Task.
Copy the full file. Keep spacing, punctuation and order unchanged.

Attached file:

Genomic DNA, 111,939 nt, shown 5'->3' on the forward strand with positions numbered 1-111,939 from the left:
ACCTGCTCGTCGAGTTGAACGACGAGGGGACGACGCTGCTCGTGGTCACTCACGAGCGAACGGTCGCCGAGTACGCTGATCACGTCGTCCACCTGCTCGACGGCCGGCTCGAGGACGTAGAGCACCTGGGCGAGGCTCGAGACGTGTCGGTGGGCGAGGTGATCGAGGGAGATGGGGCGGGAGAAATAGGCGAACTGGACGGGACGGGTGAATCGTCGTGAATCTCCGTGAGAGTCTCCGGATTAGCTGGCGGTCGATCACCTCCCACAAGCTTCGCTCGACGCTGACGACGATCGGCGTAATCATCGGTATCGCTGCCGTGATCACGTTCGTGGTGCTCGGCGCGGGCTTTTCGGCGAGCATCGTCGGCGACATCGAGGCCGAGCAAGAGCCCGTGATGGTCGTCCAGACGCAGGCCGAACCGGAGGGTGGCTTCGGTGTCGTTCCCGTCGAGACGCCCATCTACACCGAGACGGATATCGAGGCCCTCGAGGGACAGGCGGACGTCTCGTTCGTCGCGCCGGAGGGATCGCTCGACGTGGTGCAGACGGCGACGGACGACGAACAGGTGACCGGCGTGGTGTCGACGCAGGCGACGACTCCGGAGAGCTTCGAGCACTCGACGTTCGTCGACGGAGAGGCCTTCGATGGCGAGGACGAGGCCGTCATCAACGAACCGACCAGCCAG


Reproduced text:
Genomic DNA, 111,939 nt, shown 5'->3' on the forward strand with positions numbered 1-111,939 from the left:
ACCTGCTCGTCGAGTTGAACGACGAGGGGACGACGCTGCTCGTGGTCACTCACGAGCGAACGGTCGCCGAGTACGCTGATCACGTCGTCCACCTGCTCGACGGCCGGCTCGAGGACGTAGAGCACCTGGGCGAGGCTCGAGACGTGTCGGTGGGCGAGGTGATCGAGGGAGATGGGGCGGGAGAAATAGGCGAACTGGACGGGACGGGTGAATCGTCGTGAATCTCCGTGAGAGTCTCCGGATTAGCTGGCGGTCGATCACCTCCCACAAGCTTCGCTCGACGCTGACGACGATCGGCGTAATCATCGGTATCGCTGCCGTGATCACGTTCGTGGTGCTCGGCGCGGGCTTTTCGGCGAGCATCGTCGGCGACATCGAGGCCGAGCAAGAGCCCGTGATGGTCGTCCAGACGCAGGCCGAACCGGAGGGTGGCTTCGGTGTCGTTCCCGTCGAGACGCCCATCTACACCGAGACGGATATCGAGGCCCTCGAGGGACAGGCGGACGTCTCGTTCGTCGCGCCGGAGGGATCGCTCGACGTGGTGCAGACGGCGACGGACGACGAACAGGTGACCGGCGTGGTGTCGACGCAGGCGACGACTCCGGAGAGCTTCGAGCACTCGACGTTCGTCGACGGAGAGGCCTTCGATGGCGAGGACGAGGCCGTCATCAACGAACCGACCAGCCAG